A True-Blue Nurse: An RN to BS Grad and Current DNP Student Shares Her UB Nursing Journey

Cindy-Ann Bautista.



Cindy-Ann Bautista comes from a proud family of UB graduates. She is advancing her nursing career through UB even further with her current enrollment in our Family Nurse Practitioner program.

Cindy-Ann Bautista, BS '20, is a graduate of our RN to BS program, which was ranked the No. 1 online bachelor's degree nationwide in 2023, according to U.S. News & World Report.

By Shannon O'Sullivan

Published June 12, 2024

Before Cindy-Ann Bautista graduated in 2020 from the School of Nursing’s RN to BS program, the no. 1 ranked online bachelor’s degree in the nation, UB was already an important part of her life.

Bautista’s husband, son and daughter are all UB alumni. So, when she decided to earn her bachelor’s in nursing, she felt like attending UB was the logical choice.

“Well, I can’t be the only Bautista that doesn’t have a bachelor’s degree from UB, so that’s what drew me,” she said. “So, we could all be a UB Bulls family … I love UB.”

Bautista currently works as a travel nurse in the emergency department at Upstate University Hospital in Syracuse. She is also enrolled in the family nurse practitioner program at UB. She was originally inspired to pursue nursing after enduring her own health struggles.

“I got a kidney transplant … and I was hospitalized a couple of times,” she explained. “The nurses that took care of me, they were just fantastic … and at that point I had been going to school, in and out, and I finally decided that nursing was what I wanted to do.”

Bautista worked as a home health aid and a certified nursing assistant before becoming an RN. As a working nurse with a family, she lauds UB’s RN to BS program for its flexibility and support.

“Every professor that I had was extremely flexible,” she said. “They understand that we are working individuals, and they do their best to ensure that you have that education to move to the next level of nursing.”

In New York State, registered nurses must earn their bachelor's degree within 10 years of initial licensure. Bautista explains the benefits of the bachelor’s degree for practicing RNs.

“The whole purpose of it is having us really slow down and take a look and realize the theory of why we’re doing what we’re doing on a daily basis,” she said.

Through working with diverse patient populations in emergency departments, Bautista emphasizes that one of the most critical aspects of nursing is educating patients and their loved ones about how to manage their health after discharge. She notes that the cultural and linguistic diversity of U.S. patient populations makes inclusive and cross-cultural communication strategies essential for nurses.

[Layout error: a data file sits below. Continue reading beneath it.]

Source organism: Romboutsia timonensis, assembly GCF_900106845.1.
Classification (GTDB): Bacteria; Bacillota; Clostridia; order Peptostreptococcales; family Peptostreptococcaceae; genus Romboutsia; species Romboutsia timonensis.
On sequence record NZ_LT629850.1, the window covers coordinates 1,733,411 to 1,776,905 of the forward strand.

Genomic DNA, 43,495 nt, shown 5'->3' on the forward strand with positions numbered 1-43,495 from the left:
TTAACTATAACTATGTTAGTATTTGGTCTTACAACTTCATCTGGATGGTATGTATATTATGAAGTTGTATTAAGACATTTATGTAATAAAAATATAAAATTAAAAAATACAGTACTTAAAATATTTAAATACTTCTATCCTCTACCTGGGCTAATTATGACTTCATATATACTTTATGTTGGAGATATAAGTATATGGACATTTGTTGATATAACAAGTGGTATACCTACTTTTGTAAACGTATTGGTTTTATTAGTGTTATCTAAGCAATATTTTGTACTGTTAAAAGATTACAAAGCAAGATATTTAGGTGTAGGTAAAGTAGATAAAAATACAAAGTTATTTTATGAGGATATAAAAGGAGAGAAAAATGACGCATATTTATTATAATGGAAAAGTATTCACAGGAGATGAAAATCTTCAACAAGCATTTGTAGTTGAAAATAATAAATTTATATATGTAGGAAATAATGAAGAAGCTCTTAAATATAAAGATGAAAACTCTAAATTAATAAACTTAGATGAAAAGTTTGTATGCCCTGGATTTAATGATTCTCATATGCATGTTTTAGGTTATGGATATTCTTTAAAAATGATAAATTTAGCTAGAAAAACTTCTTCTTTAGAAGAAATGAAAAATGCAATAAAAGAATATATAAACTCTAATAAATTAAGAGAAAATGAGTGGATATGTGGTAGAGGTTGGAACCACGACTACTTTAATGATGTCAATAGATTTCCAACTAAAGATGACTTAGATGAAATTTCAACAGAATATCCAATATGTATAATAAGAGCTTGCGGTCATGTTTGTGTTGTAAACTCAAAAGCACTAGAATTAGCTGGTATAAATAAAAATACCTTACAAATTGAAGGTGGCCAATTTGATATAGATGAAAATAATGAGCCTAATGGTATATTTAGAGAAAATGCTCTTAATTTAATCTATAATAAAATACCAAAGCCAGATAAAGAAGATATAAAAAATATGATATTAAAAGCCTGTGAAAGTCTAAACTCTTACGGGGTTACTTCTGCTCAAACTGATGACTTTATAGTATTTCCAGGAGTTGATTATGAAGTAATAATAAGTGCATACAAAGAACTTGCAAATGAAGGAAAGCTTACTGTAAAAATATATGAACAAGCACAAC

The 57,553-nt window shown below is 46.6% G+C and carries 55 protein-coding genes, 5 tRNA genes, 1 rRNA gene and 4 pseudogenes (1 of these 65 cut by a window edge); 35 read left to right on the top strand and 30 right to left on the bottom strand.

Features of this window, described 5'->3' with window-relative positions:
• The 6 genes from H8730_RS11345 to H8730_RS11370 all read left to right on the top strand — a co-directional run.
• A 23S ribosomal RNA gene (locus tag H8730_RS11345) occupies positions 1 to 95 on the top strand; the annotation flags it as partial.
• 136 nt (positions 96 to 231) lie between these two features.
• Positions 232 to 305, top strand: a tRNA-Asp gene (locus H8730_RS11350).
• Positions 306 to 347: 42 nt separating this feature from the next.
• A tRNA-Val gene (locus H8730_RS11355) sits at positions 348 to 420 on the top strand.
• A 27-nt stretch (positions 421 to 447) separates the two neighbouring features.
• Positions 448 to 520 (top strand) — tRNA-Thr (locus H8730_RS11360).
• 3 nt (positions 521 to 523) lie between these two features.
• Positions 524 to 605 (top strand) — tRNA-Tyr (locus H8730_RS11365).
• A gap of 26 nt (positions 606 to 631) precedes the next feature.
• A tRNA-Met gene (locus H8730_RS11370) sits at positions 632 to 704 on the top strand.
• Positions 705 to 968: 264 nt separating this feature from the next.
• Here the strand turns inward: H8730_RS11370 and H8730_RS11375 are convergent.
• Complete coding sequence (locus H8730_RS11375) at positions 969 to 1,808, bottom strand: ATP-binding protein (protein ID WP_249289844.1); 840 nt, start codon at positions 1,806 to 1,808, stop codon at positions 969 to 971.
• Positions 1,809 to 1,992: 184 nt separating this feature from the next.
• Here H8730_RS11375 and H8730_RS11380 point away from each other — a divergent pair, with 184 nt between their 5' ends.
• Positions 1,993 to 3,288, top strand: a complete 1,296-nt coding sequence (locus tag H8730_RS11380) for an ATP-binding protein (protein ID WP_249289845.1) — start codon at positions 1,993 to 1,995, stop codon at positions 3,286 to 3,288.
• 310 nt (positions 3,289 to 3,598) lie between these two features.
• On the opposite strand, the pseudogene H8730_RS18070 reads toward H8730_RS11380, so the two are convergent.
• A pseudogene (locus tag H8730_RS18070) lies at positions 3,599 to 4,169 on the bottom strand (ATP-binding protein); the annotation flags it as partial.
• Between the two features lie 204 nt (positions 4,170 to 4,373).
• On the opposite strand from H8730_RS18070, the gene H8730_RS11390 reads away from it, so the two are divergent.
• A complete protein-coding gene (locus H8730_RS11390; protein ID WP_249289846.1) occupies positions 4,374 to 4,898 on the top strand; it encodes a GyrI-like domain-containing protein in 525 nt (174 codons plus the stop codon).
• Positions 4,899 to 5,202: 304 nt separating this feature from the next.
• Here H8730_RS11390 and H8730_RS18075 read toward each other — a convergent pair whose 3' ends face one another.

“We need to be multicultural in our practice,” she said.

Bautista underlines the importance of diversifying the nursing profession for many reasons, including that some patients from marginalized communities may be reluctant to seek treatment from health care professionals and providers who do not look like them or come from a different background.

She currently serves as a mentor for an undergraduate nursing student through the School of Nursing’s mentorship program for students from underrepresented backgrounds. She also wants to become more involved with providing care via global experiences trips, as inspired by Molli Oldenburg, program director of the family nurse practitioner program and global initiatives coordinator.

“She [Oldenburg] does so many things that I would like to do,” she explained. “Going to other countries … learning [about] different cultures … looking at the different health care systems.”

As a future family nurse practitioner, Bautista aspires to found her own practice in a community with low socioeconomic status. She also hopes to offer pop-up nursing care events, where community members can receive services and education, including having their blood pressure taken, diabetes management training and wound care.

Bautista views nursing as “the foundation of health care” and offers advice for those looking to join the ranks of the nation’s most trusted profession.

“Nursing has to be something that that you enjoy,” she said. “Even when the day gets tough and you have a bad day, you know when you come back the next day, you cannot wait to provide care.”

Media Contact Information

Sarah Goldthrite
Director of Marketing, Communications & Alumni Engagement
School of Nursing
105 Beck Hall (South Campus)
Email: sgoldthr@buffalo.edu
Tel: 716-829-3209